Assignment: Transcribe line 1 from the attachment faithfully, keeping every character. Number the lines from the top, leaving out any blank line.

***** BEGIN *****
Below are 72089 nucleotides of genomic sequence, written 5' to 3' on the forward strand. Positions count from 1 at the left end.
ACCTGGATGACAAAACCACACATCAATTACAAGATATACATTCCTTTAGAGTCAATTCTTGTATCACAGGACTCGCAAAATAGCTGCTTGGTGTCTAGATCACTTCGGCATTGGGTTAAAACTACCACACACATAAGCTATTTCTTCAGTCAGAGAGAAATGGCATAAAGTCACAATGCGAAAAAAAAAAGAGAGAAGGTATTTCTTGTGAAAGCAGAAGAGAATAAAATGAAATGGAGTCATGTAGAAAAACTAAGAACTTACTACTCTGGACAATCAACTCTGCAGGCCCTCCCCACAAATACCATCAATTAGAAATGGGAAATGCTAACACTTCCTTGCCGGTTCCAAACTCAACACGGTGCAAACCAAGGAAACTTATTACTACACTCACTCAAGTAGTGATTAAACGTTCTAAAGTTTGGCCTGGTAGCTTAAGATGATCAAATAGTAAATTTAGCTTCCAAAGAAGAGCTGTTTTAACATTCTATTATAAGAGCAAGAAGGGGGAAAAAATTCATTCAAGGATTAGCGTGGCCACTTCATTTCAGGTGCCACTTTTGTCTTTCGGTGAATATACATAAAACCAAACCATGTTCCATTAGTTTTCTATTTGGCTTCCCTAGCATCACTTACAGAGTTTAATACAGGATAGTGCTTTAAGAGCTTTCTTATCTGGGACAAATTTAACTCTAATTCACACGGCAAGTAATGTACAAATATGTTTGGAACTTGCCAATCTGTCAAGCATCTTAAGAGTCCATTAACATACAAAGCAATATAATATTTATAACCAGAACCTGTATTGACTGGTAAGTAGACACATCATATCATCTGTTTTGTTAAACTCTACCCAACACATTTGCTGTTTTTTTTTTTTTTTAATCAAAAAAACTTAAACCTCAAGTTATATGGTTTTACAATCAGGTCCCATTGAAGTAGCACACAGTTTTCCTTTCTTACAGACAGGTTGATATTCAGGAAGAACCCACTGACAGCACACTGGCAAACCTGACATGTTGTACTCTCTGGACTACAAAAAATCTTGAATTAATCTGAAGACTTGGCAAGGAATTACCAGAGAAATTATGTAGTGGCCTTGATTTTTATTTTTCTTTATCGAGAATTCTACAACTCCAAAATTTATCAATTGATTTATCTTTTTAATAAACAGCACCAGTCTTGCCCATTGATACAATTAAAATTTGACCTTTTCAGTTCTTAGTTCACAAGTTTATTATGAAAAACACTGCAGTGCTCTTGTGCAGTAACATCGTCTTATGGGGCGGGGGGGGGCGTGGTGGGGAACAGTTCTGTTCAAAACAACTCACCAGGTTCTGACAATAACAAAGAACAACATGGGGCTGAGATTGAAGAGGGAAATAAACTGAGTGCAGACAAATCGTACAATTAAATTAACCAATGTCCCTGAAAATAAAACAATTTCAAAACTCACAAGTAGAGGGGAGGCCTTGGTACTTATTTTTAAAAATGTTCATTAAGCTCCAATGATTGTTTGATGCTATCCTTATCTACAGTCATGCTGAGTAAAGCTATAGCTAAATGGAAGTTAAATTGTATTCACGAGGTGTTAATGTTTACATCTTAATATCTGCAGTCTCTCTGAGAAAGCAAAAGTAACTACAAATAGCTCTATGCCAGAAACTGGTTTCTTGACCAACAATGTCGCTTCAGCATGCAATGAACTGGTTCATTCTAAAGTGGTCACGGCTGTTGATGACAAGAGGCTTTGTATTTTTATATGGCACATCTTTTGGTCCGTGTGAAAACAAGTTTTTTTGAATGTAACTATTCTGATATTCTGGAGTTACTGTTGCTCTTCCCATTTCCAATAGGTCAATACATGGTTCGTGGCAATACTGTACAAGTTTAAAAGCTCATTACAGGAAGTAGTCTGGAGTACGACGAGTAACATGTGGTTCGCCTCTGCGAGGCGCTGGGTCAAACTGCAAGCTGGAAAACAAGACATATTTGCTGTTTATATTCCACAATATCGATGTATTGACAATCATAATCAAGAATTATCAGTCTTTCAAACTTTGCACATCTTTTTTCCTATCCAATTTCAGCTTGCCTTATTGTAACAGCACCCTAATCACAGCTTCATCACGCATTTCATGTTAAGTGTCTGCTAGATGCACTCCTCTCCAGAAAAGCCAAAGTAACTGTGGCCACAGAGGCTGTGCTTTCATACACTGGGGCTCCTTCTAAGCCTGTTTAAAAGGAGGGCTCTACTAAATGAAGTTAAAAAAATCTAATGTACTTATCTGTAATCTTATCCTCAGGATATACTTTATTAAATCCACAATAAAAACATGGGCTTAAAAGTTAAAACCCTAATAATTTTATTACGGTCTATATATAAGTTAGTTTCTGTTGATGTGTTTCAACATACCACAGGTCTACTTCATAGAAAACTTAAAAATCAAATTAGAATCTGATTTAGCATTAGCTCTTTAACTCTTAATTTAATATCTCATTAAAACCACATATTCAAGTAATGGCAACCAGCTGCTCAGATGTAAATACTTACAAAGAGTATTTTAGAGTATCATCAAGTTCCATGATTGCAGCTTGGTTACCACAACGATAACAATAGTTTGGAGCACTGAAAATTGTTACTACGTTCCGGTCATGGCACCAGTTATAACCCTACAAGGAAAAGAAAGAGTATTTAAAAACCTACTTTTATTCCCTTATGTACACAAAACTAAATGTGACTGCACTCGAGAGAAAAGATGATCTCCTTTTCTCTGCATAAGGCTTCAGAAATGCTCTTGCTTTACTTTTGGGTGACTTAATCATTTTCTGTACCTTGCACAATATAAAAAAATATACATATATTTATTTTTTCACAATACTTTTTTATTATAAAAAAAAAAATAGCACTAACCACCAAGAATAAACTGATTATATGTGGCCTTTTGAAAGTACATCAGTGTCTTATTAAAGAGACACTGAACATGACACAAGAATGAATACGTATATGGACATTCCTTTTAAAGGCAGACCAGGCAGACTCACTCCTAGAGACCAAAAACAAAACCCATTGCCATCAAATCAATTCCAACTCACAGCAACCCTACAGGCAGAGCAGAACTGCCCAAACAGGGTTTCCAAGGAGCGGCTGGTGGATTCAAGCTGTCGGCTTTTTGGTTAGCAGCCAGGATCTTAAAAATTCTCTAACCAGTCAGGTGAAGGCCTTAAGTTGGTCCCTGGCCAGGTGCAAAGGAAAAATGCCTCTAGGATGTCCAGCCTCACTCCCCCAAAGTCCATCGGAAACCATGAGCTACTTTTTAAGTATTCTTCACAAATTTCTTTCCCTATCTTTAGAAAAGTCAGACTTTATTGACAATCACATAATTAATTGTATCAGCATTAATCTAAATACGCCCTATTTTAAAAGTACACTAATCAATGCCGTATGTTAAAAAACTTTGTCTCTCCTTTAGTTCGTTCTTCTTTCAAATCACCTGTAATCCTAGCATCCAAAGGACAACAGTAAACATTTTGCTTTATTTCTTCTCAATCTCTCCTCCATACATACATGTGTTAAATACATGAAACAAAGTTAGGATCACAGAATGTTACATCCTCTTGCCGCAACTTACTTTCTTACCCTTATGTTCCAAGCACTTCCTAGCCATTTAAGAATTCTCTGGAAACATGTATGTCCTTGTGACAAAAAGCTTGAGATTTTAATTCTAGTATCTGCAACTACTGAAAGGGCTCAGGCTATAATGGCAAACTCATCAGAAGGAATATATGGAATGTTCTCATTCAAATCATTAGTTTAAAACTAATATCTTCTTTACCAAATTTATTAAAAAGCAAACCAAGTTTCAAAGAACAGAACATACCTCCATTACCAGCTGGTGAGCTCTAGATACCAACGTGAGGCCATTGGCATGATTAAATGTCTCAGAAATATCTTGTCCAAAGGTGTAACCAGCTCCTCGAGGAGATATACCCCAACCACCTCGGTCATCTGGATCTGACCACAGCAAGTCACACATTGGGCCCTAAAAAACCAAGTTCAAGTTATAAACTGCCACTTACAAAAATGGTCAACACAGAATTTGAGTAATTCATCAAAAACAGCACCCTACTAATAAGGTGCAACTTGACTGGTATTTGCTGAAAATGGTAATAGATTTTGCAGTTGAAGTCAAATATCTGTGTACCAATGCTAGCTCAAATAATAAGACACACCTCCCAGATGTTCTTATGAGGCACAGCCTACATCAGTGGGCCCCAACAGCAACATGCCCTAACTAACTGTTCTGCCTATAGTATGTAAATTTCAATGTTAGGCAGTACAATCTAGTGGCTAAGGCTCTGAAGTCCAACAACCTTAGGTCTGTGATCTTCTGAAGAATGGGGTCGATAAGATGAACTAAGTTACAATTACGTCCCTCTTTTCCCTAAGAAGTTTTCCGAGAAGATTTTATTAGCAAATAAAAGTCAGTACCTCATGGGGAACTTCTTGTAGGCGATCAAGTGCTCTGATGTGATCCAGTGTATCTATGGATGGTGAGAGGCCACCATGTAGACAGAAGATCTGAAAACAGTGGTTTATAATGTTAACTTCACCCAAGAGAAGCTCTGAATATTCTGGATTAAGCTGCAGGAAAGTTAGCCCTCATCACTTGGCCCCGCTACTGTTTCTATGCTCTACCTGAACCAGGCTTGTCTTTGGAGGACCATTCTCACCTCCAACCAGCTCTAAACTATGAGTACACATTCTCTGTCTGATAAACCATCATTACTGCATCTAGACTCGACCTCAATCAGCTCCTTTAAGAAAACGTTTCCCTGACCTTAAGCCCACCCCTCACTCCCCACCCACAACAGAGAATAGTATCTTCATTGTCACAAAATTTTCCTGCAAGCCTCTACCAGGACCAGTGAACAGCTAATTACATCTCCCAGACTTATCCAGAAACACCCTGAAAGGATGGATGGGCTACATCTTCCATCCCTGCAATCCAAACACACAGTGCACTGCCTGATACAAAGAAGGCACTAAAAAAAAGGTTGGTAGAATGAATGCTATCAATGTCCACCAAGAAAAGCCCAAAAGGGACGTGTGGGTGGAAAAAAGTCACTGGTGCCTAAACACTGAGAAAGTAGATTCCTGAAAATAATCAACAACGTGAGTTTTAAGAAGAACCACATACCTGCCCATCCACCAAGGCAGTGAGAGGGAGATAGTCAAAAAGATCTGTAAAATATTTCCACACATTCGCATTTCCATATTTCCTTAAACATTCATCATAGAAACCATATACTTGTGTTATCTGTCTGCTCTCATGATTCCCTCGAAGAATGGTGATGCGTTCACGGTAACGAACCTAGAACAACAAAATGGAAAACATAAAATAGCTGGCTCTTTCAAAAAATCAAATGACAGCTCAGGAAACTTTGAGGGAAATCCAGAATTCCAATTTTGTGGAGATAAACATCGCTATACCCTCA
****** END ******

Below are 72089 nucleotides of genomic sequence, written 5' to 3' on the forward strand. Positions count from 1 at the left end.